As the 1920s progressed and her popularity grew, Parker attained celebrity status as the petite woman with the daggerlike tongue. She was among the original contributors to the New Yorker, which published her stories and sketches beginning in 1925. Her book reviews, which appeared under the pseudonym Constant Reader, were a regular feature of the magazine from 1927 to 1931. Parker’s first poetry collection, titled Enough Rope (1926), was a best seller. She published another book of poems, Sunset Gun, in 1928. Beginning that year Parker’s personal life took a dark turn. After a series of affairs and an abortion, she divorced Edwin, her heavy drinking increased, and she attempted suicide three times. In 1929 she won the prestigious O. Henry Award for her short story “Big Blonde.”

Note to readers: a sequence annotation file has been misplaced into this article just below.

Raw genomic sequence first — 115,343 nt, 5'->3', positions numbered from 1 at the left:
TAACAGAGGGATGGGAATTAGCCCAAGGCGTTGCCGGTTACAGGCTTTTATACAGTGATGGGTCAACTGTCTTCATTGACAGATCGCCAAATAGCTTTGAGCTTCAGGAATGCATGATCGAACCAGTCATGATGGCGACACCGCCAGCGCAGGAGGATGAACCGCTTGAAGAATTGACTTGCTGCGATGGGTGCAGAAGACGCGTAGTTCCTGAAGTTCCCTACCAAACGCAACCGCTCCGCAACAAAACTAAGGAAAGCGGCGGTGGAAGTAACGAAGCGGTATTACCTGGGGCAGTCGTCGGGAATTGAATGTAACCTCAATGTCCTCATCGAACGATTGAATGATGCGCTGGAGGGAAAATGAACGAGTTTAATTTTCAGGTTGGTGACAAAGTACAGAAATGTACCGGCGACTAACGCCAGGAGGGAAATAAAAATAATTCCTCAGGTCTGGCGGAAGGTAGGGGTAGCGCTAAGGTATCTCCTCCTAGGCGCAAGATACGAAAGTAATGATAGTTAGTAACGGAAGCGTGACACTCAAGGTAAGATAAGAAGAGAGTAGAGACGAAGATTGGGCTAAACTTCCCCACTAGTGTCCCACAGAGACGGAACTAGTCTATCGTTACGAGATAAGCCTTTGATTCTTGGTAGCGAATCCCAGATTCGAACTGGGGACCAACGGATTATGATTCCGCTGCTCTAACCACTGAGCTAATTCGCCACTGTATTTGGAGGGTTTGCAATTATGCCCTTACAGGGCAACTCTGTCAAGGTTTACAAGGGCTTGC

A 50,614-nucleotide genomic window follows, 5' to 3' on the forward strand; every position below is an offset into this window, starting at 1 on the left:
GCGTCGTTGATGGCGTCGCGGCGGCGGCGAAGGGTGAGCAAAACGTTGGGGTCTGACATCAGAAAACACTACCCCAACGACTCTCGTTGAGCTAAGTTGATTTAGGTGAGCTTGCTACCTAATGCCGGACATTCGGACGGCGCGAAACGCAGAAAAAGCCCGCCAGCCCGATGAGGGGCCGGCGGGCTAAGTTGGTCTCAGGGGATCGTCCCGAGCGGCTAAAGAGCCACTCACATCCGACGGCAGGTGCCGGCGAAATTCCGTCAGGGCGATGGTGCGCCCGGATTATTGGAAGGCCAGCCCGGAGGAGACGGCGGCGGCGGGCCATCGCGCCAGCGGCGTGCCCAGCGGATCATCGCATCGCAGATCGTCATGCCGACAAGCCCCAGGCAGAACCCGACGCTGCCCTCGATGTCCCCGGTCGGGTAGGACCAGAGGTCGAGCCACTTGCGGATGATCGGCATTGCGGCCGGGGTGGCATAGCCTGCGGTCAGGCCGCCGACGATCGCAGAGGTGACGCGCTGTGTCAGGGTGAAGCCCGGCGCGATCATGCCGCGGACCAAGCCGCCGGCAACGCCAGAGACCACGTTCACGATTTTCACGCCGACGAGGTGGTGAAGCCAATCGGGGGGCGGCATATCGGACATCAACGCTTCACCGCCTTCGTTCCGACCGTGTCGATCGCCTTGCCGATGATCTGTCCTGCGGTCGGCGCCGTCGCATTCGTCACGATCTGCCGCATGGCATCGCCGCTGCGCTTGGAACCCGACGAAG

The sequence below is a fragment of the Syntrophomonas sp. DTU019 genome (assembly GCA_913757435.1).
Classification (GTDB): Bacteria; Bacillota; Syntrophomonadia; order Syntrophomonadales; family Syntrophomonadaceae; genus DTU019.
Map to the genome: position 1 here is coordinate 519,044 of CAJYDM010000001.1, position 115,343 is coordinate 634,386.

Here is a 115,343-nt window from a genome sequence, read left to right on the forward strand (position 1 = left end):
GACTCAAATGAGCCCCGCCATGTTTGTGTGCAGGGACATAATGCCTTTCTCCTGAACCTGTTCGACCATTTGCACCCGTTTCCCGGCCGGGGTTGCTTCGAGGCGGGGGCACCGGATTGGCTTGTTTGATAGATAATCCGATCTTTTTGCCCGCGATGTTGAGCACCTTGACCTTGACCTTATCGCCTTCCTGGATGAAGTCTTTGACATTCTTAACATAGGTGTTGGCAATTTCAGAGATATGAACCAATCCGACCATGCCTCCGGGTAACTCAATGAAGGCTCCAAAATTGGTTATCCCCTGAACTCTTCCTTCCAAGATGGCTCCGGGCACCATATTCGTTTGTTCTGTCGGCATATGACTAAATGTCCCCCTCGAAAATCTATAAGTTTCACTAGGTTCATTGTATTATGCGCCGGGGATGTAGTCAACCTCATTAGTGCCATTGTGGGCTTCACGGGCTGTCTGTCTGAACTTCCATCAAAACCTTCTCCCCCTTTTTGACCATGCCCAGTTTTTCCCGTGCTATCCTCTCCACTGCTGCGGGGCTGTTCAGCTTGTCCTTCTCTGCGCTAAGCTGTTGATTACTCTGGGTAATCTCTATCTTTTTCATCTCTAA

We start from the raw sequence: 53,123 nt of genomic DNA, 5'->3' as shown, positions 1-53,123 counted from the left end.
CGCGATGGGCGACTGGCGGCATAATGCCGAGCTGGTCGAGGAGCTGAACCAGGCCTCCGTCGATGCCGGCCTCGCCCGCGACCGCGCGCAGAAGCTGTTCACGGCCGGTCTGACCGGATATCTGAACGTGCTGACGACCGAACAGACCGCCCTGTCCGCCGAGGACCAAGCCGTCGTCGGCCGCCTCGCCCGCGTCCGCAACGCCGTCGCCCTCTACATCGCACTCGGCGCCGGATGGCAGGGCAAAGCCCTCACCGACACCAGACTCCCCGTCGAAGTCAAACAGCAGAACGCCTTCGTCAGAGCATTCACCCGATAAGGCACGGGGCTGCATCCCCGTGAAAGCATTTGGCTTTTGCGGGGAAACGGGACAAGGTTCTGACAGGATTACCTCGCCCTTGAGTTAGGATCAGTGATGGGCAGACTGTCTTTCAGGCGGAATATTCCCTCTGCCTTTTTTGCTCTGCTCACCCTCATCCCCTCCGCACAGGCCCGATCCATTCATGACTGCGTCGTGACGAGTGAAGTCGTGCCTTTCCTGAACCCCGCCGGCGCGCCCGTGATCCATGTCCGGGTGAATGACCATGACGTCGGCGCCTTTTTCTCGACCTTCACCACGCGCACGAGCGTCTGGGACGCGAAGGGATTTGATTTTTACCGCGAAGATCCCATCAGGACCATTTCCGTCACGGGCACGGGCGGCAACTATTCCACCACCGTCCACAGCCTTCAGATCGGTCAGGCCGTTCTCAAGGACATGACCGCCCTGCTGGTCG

The success of “Big Blonde” prompted Parker’s two short-story collections: Laments for the Living (1930) and After Such Pleasures (1933), both favorably reviewed. In 1933 she met Alan Campbell, an American actor. The couple married in 1934 and moved to Hollywood, where they formed a scriptwriting team, receiving some fifteen credits for Paramount, David O. Selznick, and United Artists between 1934 and 1941. Collaborating with Robert Carson, they received an Academy Award nomination for their original screenplay for A Star Is Born (1937). Parker was active in left-wing politics and in 1937 traveled to Spain to report on the Spanish Civil War for the New Masses. She was cited by the House Committee on Un-American Activities in 1951 for her association with Communist-front organizations, and she was accused of being a party member. Although she denied those allegations, she was blacklisted by the movie studios, effectively ending her career as a screenwriter. In her later years her writing slowed. She and Campbell were divorced in 1947 but remarried in 1950. Her play The Ladies of the Corridor (1953), co-written with Arnaud d’Usseau, ran for forty-five performances on Broadway. In 1958 she received the Marjorie Peabody Waite Award from the American Academy of Arts and Letters, which recognized her for stories that “produced a brilliant record of our time.” From 1963 to 1964 she was a visiting professor of English at California State College in Los Angeles. Parker was found dead of a heart attack in a New York hotel room on 7 June 1967. She had named Martin Luther King, Jr., the beneficiary of her estate, with instructions for it to pass to the NAACP on his death